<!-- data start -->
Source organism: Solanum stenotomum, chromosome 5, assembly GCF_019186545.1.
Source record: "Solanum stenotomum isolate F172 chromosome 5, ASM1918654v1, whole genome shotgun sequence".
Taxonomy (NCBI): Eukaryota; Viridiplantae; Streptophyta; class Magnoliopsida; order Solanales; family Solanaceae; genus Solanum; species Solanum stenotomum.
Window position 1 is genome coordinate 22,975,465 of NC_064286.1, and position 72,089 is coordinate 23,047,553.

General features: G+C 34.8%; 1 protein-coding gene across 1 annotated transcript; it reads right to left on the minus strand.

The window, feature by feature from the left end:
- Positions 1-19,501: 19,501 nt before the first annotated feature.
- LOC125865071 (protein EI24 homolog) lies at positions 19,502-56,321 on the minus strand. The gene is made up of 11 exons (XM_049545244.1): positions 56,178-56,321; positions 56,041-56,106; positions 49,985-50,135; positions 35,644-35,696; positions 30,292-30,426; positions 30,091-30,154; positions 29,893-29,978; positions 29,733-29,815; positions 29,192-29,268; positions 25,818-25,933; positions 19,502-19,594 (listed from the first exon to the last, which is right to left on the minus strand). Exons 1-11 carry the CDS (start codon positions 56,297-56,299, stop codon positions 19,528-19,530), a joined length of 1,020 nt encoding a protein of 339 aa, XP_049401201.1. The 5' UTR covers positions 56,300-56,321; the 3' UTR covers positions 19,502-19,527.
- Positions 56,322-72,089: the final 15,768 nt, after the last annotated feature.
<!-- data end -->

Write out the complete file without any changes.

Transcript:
Source organism: Solanum stenotomum, chromosome 5, assembly GCF_019186545.1.
Source record: "Solanum stenotomum isolate F172 chromosome 5, ASM1918654v1, whole genome shotgun sequence".
Taxonomy (NCBI): Eukaryota; Viridiplantae; Streptophyta; class Magnoliopsida; order Solanales; family Solanaceae; genus Solanum; species Solanum stenotomum.
Window position 1 is genome coordinate 22,975,465 of NC_064286.1, and position 72,089 is coordinate 23,047,553.

General features: G+C 34.8%; 1 protein-coding gene across 1 annotated transcript; it reads right to left on the minus strand.

The window, feature by feature from the left end:
- Positions 1-19,501: 19,501 nt before the first annotated feature.
- LOC125865071 (protein EI24 homolog) lies at positions 19,502-56,321 on the minus strand. The gene is made up of 11 exons (XM_049545244.1): positions 56,178-56,321; positions 56,041-56,106; positions 49,985-50,135; positions 35,644-35,696; positions 30,292-30,426; positions 30,091-30,154; positions 29,893-29,978; positions 29,733-29,815; positions 29,192-29,268; positions 25,818-25,933; positions 19,502-19,594 (listed from the first exon to the last, which is right to left on the minus strand). Exons 1-11 carry the CDS (start codon positions 56,297-56,299, stop codon positions 19,528-19,530), a joined length of 1,020 nt encoding a protein of 339 aa, XP_049401201.1. The 5' UTR covers positions 56,300-56,321; the 3' UTR covers positions 19,502-19,527.
- Positions 56,322-72,089: the final 15,768 nt, after the last annotated feature.